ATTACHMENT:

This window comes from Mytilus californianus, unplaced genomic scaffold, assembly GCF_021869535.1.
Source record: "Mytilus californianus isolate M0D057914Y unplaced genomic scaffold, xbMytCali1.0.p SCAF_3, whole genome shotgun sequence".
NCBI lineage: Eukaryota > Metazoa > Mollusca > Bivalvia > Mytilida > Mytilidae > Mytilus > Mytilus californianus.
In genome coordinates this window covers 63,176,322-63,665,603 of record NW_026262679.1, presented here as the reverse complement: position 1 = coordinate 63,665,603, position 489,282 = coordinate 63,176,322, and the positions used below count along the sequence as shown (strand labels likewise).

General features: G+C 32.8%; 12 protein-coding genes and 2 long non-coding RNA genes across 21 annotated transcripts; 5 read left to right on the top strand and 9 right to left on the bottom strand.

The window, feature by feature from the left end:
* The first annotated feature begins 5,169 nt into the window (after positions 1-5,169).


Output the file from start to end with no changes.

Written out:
This window comes from Mytilus californianus, unplaced genomic scaffold, assembly GCF_021869535.1.
Source record: "Mytilus californianus isolate M0D057914Y unplaced genomic scaffold, xbMytCali1.0.p SCAF_3, whole genome shotgun sequence".
NCBI lineage: Eukaryota > Metazoa > Mollusca > Bivalvia > Mytilida > Mytilidae > Mytilus > Mytilus californianus.
In genome coordinates this window covers 63,176,322-63,665,603 of record NW_026262679.1, presented here as the reverse complement: position 1 = coordinate 63,665,603, position 489,282 = coordinate 63,176,322, and the positions used below count along the sequence as shown (strand labels likewise).

General features: G+C 32.8%; 12 protein-coding genes and 2 long non-coding RNA genes across 21 annotated transcripts; 5 read left to right on the top strand and 9 right to left on the bottom strand.

The window, feature by feature from the left end:
* The first annotated feature begins 5,169 nt into the window (after positions 1-5,169).